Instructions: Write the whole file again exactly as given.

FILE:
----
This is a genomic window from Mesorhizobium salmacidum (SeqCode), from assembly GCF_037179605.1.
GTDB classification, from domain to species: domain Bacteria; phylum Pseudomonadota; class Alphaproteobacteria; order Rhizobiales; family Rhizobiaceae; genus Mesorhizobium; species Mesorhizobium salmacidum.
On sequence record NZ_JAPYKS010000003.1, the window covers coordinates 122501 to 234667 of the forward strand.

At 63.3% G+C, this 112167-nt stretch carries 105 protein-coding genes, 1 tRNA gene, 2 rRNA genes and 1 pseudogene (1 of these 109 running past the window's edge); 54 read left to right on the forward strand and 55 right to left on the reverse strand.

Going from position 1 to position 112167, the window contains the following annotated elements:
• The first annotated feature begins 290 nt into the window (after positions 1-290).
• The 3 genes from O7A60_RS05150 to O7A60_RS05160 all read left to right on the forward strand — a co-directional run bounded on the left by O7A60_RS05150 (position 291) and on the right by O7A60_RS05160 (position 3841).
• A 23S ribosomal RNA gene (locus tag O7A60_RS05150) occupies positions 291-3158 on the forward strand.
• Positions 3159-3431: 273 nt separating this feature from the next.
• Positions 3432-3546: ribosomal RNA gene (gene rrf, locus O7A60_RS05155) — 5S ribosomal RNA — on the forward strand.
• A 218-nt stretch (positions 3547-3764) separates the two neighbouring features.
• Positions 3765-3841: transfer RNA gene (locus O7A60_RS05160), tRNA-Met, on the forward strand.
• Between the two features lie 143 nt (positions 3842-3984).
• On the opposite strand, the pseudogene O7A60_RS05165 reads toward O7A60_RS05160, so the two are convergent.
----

This is a genomic window from Mesorhizobium salmacidum (SeqCode), from assembly GCF_037179605.1.
GTDB classification, from domain to species: domain Bacteria; phylum Pseudomonadota; class Alphaproteobacteria; order Rhizobiales; family Rhizobiaceae; genus Mesorhizobium; species Mesorhizobium salmacidum.
On sequence record NZ_JAPYKS010000003.1, the window covers coordinates 122501 to 234667 of the forward strand.

At 63.3% G+C, this 112167-nt stretch carries 105 protein-coding genes, 1 tRNA gene, 2 rRNA genes and 1 pseudogene (1 of these 109 running past the window's edge); 54 read left to right on the forward strand and 55 right to left on the reverse strand.

Going from position 1 to position 112167, the window contains the following annotated elements:
• The first annotated feature begins 290 nt into the window (after positions 1-290).
• The 3 genes from O7A60_RS05150 to O7A60_RS05160 all read left to right on the forward strand — a co-directional run bounded on the left by O7A60_RS05150 (position 291) and on the right by O7A60_RS05160 (position 3841).
• A 23S ribosomal RNA gene (locus tag O7A60_RS05150) occupies positions 291-3158 on the forward strand.
• Positions 3159-3431: 273 nt separating this feature from the next.
• Positions 3432-3546: ribosomal RNA gene (gene rrf, locus O7A60_RS05155) — 5S ribosomal RNA — on the forward strand.
• A 218-nt stretch (positions 3547-3764) separates the two neighbouring features.
• Positions 3765-3841: transfer RNA gene (locus O7A60_RS05160), tRNA-Met, on the forward strand.
• Between the two features lie 143 nt (positions 3842-3984).
• On the opposite strand, the pseudogene O7A60_RS05165 reads toward O7A60_RS05160, so the two are convergent.